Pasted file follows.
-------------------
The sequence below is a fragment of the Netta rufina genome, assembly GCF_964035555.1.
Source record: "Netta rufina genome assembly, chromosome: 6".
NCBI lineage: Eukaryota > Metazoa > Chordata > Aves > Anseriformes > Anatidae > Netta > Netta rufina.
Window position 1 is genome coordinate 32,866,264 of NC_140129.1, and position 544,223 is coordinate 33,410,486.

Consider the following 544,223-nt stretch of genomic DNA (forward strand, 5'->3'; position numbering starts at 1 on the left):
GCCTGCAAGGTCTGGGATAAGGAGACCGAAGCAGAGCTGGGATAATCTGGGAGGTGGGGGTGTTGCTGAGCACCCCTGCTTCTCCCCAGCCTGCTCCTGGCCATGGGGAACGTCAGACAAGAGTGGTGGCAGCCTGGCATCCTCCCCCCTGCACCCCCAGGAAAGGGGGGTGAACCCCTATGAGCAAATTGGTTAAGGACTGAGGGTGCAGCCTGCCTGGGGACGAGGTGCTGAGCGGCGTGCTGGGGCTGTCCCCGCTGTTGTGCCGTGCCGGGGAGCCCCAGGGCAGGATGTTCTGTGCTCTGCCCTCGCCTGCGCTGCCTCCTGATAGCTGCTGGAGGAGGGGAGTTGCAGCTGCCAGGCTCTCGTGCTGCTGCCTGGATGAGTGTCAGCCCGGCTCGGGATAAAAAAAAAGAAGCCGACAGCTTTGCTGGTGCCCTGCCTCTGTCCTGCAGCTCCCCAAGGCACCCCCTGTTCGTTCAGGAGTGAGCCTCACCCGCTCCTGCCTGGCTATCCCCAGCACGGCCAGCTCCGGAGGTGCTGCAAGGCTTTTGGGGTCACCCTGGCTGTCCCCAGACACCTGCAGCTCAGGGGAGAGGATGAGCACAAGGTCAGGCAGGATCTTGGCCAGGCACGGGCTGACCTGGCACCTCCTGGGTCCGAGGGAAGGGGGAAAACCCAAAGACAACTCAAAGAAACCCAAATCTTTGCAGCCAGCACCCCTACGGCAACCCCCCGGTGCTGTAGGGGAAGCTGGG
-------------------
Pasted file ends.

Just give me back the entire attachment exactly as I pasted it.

The sequence below is a fragment of the Netta rufina genome, assembly GCF_964035555.1.
Source record: "Netta rufina genome assembly, chromosome: 6".
NCBI lineage: Eukaryota > Metazoa > Chordata > Aves > Anseriformes > Anatidae > Netta > Netta rufina.
Window position 1 is genome coordinate 32,866,264 of NC_140129.1, and position 544,223 is coordinate 33,410,486.

Consider the following 544,223-nt stretch of genomic DNA (forward strand, 5'->3'; position numbering starts at 1 on the left):
GCCTGCAAGGTCTGGGATAAGGAGACCGAAGCAGAGCTGGGATAATCTGGGAGGTGGGGGTGTTGCTGAGCACCCCTGCTTCTCCCCAGCCTGCTCCTGGCCATGGGGAACGTCAGACAAGAGTGGTGGCAGCCTGGCATCCTCCCCCCTGCACCCCCAGGAAAGGGGGGTGAACCCCTATGAGCAAATTGGTTAAGGACTGAGGGTGCAGCCTGCCTGGGGACGAGGTGCTGAGCGGCGTGCTGGGGCTGTCCCCGCTGTTGTGCCGTGCCGGGGAGCCCCAGGGCAGGATGTTCTGTGCTCTGCCCTCGCCTGCGCTGCCTCCTGATAGCTGCTGGAGGAGGGGAGTTGCAGCTGCCAGGCTCTCGTGCTGCTGCCTGGATGAGTGTCAGCCCGGCTCGGGATAAAAAAAAAGAAGCCGACAGCTTTGCTGGTGCCCTGCCTCTGTCCTGCAGCTCCCCAAGGCACCCCCTGTTCGTTCAGGAGTGAGCCTCACCCGCTCCTGCCTGGCTATCCCCAGCACGGCCAGCTCCGGAGGTGCTGCAAGGCTTTTGGGGTCACCCTGGCTGTCCCCAGACACCTGCAGCTCAGGGGAGAGGATGAGCACAAGGTCAGGCAGGATCTTGGCCAGGCACGGGCTGACCTGGCACCTCCTGGGTCCGAGGGAAGGGGGAAAACCCAAAGACAACTCAAAGAAACCCAAATCTTTGCAGCCAGCACCCCTACGGCAACCCCCCGGTGCTGTAGGGGAAGCTGGG